See the "Ballet Russe" (2004) documentary about the Ballet Russe dance company founded during the WWI era and not disbanded until 1962. Mark Platt was a member of the Ballet Russe in the 1930's and possibly in the 1940's before his MGM movie dancer/ actor contract days.

The documentary shows a wonderful reunion of very old Ballet Russe dancers held in 2000, with many dancers interviewed and movie footage of their dancing during their ballet dancer days half a century and more earlier.

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10/10
A Saga: The Rise And Fall Of The Ballets Russes
FloatingOpera719 September 2006
Warning: Spoilers
Ballets Russes (2005): Starring Alicia Markova, Irina Baronova, Frederic Franklin, Yvonne Chouteau, Yvonne Craig, Marc Platt, Maria Tallchief, Alan Howard, Nathalie Krassovska, Nina Novak, Wakefield Poole, Marian Seldes, Tania Riabouchinskaya, Mia Slavenska, Tatiana Stepanova, Tamara Tchinarova Finch, Miguel Terekhov, Nini Theilade, Raven Wilkinson, Rochelle Zide, George Zoritch.....Director Daniel Geller, Dayna Goldfine...Screenplay Celeste Schaefer Snyder, Gary Weimberg.

From 2005, this independent documentary was a success in the film festival circuit and a favorite of art-house film audiences, particularly ballet enthusiasts (known as balletomanes) and dance students. Directors Daniel Geller and Dayna Goldfine bring together surviving members of the famed Ballets Russes, the first modern ballet company from the 1930's, through World War II and the 40's and well into the 50's. Among these dancers, big names among ballet history buffs, include Alicia Markova (who died not long after the documentary was filmed), Frederic Franklin, Marc Platt, Irina Baronova, Maria Tallchief and Nina Novak. This ballet documentary is possibly the most well-organized and detailed, and at the same time the most audience- engaging and fascinating one ever to be made. From humble beginnings in Communist Russia after the Bolshevik Revolution, the principal ballerinas whose careers are reviewed on this film grow to become the top ballerinas of their day and the stars of their respective companies under the most influential choreographers and impresarios of the day- among them founder Serge Diaghilev, Leonard Massine and George Balanchine. Long after their youth and energy has faded, it's quite moving to see these ballerinas talk about their life in the ballet biz as if it were still active, and even more touching when the 70 something year old Frederic Franklin and Irina Baronova perform a pas de deux, a pale shadow of their former glory. The dancers go through decades, each which brings about changes, and survive Hitler's Nazi regime, tour America in the most bizarre and lavish spectacles eve seen by American theater-goers, and some of them even star in Hollywood films and musicals, including American Marc Platt in Seven Brides For Seven Brothers. They each survive individual trials, including Nina Novak (the only black ballerina of the company) and her run-ins with the KKK and racist attitudes at the time. Although the Ballets Russes De Monte Carlo eventually declined, the choreography of such huge names as Massine and most notably Balanchine, became standard ballet technique and style for the American Ballet Theater in New York City, still active today. All but about two or three of the dancers- Marc Platt, Frederic Franklin, Irinia Boronova and Nina Novak are still alive today. Some of the older ballet dancers who lost work after the fall of the Ballets Russes did dance work in the most unlikely of places- including one of the ballerinas' stint as Batgirl in the 1960's Batman TV series and one homosexual dancer's involvement in production and music for the porn industry. This is a lengthy and yet wonderful documentary sure to delight ballet lovers. This is a saga, a world of dancers, dreams, conflict, clashes, creative differences, romance and frustration. After you see this documentary, you'll never think ballet is for the weak. Truly exceptional! Put on your ballet flats, skinny black dancing pants, put your hair up and enjoy this trip into the past with dancers who represent the best in modern ballet. This documentary is a real experience, both for ballet nuts and those who wouldn't normally watch ballet and would rather watch Sports Central. Enjoy !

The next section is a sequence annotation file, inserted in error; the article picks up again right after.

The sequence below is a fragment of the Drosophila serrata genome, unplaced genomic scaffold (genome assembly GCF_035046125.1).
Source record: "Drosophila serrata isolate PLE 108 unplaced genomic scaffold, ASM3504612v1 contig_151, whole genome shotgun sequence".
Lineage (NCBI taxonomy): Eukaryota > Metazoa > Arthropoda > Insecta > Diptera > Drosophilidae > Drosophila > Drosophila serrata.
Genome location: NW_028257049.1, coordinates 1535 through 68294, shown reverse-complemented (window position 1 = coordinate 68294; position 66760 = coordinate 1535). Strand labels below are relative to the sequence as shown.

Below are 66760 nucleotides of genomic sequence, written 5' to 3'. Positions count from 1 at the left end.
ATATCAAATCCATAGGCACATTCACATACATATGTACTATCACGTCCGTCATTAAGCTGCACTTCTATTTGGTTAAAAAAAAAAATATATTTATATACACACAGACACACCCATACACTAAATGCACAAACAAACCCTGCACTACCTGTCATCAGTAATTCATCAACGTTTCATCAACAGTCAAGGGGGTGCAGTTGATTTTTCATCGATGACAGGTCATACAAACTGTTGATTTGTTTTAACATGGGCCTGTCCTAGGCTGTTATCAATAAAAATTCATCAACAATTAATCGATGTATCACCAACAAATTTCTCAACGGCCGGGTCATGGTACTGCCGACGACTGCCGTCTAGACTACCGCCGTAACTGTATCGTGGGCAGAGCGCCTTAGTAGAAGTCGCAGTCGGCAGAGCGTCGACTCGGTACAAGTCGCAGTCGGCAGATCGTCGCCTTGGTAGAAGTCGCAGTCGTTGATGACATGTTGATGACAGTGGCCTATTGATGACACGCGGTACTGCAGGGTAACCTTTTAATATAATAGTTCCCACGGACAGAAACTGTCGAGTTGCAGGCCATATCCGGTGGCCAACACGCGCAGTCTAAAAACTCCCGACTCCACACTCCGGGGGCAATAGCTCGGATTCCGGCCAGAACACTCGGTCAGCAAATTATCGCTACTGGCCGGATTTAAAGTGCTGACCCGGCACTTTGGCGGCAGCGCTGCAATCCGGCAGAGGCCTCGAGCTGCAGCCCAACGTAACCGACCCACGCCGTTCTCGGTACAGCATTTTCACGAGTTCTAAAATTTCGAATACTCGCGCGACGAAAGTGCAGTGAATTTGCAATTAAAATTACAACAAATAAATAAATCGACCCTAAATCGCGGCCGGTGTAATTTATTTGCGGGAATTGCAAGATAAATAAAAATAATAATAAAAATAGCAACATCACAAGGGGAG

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10/10
A Superlative Insight and History of the Ballet Russes
gradyharp17 September 2006
Once in a while a documentary sheds such inner light on the subject matter and the characters that it becomes an art film, a story, a novel, a memento. Such is the case with BALLET RUSSES. This tender, touching, humorous, and exactingly real look at the history of ballet in the hands of the expatriated Russians in Europe in the early part of the 20th century to the reformation of the troop after the death in 1929 by master Impresario Diaghilev unfolds through the words and movements of those who experienced it.